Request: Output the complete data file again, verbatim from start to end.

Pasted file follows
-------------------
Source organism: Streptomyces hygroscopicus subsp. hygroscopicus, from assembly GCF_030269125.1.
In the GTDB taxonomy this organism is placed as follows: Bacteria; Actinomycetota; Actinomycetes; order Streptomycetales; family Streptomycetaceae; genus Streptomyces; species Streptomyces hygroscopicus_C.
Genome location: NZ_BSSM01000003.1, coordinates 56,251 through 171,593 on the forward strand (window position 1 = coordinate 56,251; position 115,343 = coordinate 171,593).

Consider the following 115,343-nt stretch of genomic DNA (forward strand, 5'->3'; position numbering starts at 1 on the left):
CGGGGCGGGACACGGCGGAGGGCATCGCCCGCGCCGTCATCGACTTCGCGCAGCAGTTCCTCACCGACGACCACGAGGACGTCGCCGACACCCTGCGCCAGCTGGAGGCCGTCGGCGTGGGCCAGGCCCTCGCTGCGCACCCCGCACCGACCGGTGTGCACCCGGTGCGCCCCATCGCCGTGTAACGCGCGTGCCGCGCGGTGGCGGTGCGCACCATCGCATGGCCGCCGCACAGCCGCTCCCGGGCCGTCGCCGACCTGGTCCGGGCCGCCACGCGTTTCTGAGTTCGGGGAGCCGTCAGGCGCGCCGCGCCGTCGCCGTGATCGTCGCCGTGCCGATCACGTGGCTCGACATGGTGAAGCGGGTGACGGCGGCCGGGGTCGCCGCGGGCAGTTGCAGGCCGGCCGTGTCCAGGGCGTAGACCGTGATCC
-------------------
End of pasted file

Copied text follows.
Source organism: Streptomyces hygroscopicus subsp. hygroscopicus, from assembly GCF_030269125.1.
In the GTDB taxonomy this organism is placed as follows: Bacteria; Actinomycetota; Actinomycetes; order Streptomycetales; family Streptomycetaceae; genus Streptomyces; species Streptomyces hygroscopicus_C.
Genome location: NZ_BSSM01000003.1, coordinates 56,251 through 171,593 on the forward strand (window position 1 = coordinate 56,251; position 115,343 = coordinate 171,593).

Consider the following 115,343-nt stretch of genomic DNA (forward strand, 5'->3'; position numbering starts at 1 on the left):
CGGGGCGGGACACGGCGGAGGGCATCGCCCGCGCCGTCATCGACTTCGCGCAGCAGTTCCTCACCGACGACCACGAGGACGTCGCCGACACCCTGCGCCAGCTGGAGGCCGTCGGCGTGGGCCAGGCCCTCGCTGCGCACCCCGCACCGACCGGTGTGCACCCGGTGCGCCCCATCGCCGTGTAACGCGCGTGCCGCGCGGTGGCGGTGCGCACCATCGCATGGCCGCCGCACAGCCGCTCCCGGGCCGTCGCCGACCTGGTCCGGGCCGCCACGCGTTTCTGAGTTCGGGGAGCCGTCAGGCGCGCCGCGCCGTCGCCGTGATCGTCGCCGTGCCGATCACGTGGCTCGACATGGTGAAGCGGGTGACGGCGGCCGGGGTCGCCGCGGGCAGTTGCAGGCCGGCCGTGTCCAGGGCGTAGACCGTGATCC